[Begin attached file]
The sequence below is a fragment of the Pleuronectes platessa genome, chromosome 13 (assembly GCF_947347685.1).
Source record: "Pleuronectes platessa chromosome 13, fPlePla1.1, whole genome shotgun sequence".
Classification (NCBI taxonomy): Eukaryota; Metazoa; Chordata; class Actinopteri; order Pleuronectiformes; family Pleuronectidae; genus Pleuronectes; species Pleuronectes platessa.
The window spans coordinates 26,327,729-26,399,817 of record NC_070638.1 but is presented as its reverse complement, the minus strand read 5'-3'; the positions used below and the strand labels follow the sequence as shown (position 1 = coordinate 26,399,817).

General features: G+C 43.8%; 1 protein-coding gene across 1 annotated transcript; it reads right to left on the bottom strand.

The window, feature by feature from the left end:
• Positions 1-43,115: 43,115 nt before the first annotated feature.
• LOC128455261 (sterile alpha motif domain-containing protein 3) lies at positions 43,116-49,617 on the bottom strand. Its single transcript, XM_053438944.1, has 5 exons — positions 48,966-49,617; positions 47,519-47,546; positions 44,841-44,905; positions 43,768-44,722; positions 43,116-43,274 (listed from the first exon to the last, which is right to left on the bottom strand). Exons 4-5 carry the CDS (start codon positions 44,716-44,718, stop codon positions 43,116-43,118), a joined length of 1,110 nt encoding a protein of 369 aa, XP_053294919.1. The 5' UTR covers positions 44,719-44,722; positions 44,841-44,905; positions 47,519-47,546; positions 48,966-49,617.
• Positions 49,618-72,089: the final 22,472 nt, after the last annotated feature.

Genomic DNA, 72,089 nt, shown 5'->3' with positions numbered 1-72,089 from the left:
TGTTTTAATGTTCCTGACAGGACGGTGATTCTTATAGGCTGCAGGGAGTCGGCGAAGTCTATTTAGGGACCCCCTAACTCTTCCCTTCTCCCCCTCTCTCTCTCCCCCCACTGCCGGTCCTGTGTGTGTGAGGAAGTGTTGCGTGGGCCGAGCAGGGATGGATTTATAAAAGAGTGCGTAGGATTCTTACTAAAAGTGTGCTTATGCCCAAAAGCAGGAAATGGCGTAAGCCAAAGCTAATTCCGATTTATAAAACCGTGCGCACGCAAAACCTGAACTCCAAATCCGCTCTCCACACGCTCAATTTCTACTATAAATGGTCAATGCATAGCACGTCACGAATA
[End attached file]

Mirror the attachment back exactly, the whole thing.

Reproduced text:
The sequence below is a fragment of the Pleuronectes platessa genome, chromosome 13 (assembly GCF_947347685.1).
Source record: "Pleuronectes platessa chromosome 13, fPlePla1.1, whole genome shotgun sequence".
Classification (NCBI taxonomy): Eukaryota; Metazoa; Chordata; class Actinopteri; order Pleuronectiformes; family Pleuronectidae; genus Pleuronectes; species Pleuronectes platessa.
The window spans coordinates 26,327,729-26,399,817 of record NC_070638.1 but is presented as its reverse complement, the minus strand read 5'-3'; the positions used below and the strand labels follow the sequence as shown (position 1 = coordinate 26,399,817).

General features: G+C 43.8%; 1 protein-coding gene across 1 annotated transcript; it reads right to left on the bottom strand.

The window, feature by feature from the left end:
• Positions 1-43,115: 43,115 nt before the first annotated feature.
• LOC128455261 (sterile alpha motif domain-containing protein 3) lies at positions 43,116-49,617 on the bottom strand. Its single transcript, XM_053438944.1, has 5 exons — positions 48,966-49,617; positions 47,519-47,546; positions 44,841-44,905; positions 43,768-44,722; positions 43,116-43,274 (listed from the first exon to the last, which is right to left on the bottom strand). Exons 4-5 carry the CDS (start codon positions 44,716-44,718, stop codon positions 43,116-43,118), a joined length of 1,110 nt encoding a protein of 369 aa, XP_053294919.1. The 5' UTR covers positions 44,719-44,722; positions 44,841-44,905; positions 47,519-47,546; positions 48,966-49,617.
• Positions 49,618-72,089: the final 22,472 nt, after the last annotated feature.

Genomic DNA, 72,089 nt, shown 5'->3' with positions numbered 1-72,089 from the left:
TGTTTTAATGTTCCTGACAGGACGGTGATTCTTATAGGCTGCAGGGAGTCGGCGAAGTCTATTTAGGGACCCCCTAACTCTTCCCTTCTCCCCCTCTCTCTCTCCCCCCACTGCCGGTCCTGTGTGTGTGAGGAAGTGTTGCGTGGGCCGAGCAGGGATGGATTTATAAAAGAGTGCGTAGGATTCTTACTAAAAGTGTGCTTATGCCCAAAAGCAGGAAATGGCGTAAGCCAAAGCTAATTCCGATTTATAAAACCGTGCGCACGCAAAACCTGAACTCCAAATCCGCTCTCCACACGCTCAATTTCTACTATAAATGGTCAATGCATAGCACGTCACGAATA